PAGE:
A link roundup for those of us with climate change anxiety

Historically, this is the blog where I put writing that didn’t fit elsewhere in my life. Reading and writing for pleasure, when I was supposed to be reading and writing for my dissertation. Video game stuff. Real talk about jobhunting. Topics that occupy a lot of space in my emotional landscape and occasionally need an outlet.

In related news, I just added a blog post category for Environmental anxiety. Since I’ve been (a) enrolling in courses on climate science and (b) planning and writing stories set in the world thirty years from now, I’ve started to save links as I come across them–but my collection is getting a little unwieldy. Writing about them will help me process and remember. There is no real organizational principle here–these link roundups will feature stuff I come across in class and on social media as I come across them, and will be posted on no particular schedule.

At The Cut, a literary reflection on conversations about climate change. I recommend following Emily Raboteau on Twitter for more on this topic. This Is How We Live Now A year’s diary of reckoning with climate anxiety, conversation by conversation.

The Guardian: Why don’t we treat the climate crisis with the same urgency as coronavirus?

It’s hard to imagine after the rainiest winter I can remember ever having in Philadelphia, but the current reality is that wet regions are getting wetter and dry regions are getting drier, which leads to droughts like the Cape Town Water Crisis.

NPR: Antarctica Melts. There are a couple of negative impacts from the ice sheets melting: one is the rise of sea level, which is destructive to coastal areas, but another is that polar ice typically reflects a lot of solar radiation back into space. If there’s less reflection, that’s more solar radiation absorbed by the Earth’s surface, which increases the surface temperature (which increases the melting, and so on).

Speaking of the rising sea, a fishing community in the Philippines is already having to adapt (New York Times).

A little local atmospheric chemistry: last summer, a refinery in South Philadelphia exploded. Fortunately injuries were minimal, and as far as we know there were no harmful effects from gases released by the explosion. The refinery was permanently closed. Then one day Center City smelled like gas and several downtown offices were evacuated. The smell is thought to have been Mercaptan, an additive used in the refining process that got released while the refinery was being cleaned that day. “There is no threat to human health from this additive,” said a health department official. Cool story, bro.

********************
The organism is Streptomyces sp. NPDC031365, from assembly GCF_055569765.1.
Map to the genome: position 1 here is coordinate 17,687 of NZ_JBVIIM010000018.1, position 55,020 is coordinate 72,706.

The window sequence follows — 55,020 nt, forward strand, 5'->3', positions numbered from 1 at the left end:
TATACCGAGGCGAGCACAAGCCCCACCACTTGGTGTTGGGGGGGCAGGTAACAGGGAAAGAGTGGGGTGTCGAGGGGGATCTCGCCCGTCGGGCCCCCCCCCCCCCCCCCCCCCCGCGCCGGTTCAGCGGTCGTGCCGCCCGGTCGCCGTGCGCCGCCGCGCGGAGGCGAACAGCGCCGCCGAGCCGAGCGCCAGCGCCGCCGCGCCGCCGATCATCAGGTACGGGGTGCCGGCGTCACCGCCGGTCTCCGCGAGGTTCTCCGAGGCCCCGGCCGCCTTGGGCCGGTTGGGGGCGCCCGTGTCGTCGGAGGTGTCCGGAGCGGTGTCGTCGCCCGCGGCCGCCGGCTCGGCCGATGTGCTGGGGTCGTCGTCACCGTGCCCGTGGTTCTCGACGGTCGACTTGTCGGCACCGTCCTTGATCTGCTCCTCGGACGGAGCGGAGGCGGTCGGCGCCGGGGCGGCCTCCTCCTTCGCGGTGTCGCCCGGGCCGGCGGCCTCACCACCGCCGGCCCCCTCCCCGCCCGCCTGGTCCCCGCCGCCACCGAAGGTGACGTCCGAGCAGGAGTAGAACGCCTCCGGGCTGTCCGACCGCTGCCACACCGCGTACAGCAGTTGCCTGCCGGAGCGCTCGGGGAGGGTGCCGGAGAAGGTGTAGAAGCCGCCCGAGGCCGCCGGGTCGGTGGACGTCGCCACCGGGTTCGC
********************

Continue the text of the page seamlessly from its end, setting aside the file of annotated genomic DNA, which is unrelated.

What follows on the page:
Some good news? Okay. NASA: 2019 Ozone Hole is the Smallest on Record Since Its Discovery. Some of my earliest memories of environmental awareness are about the hole in the ozone layer, which was the source of much environmental anxiety in the 80s. The fact that the stratospheric ozone layer is may replenish itself by 2050 is due entirely to the Montreal Protocol and subsequent reduction of ozone-depleting substances. Here’s more on that history and what needs to happen next, from the European Environment Agency.

I know it’s confusing, but: stratospheric ozone is good! The ozone layer helps protect the Earth’s surface from damaging short-wave radiation from the sun. However, tropospheric or ground-level ozone is bad for humans to breathe in! Ground-level ozone is formed when volatile compounds react with nitrous oxides in the presence of sunlight (most commonly where there are high concentrations of traffic fumes or industrial emissions), which is why you may be hearing that pollution levels are down in cities that have been ordered to shut down or shelter in place (EcoWatch).

Always feel free to link me to more environmental news and features in the comments.

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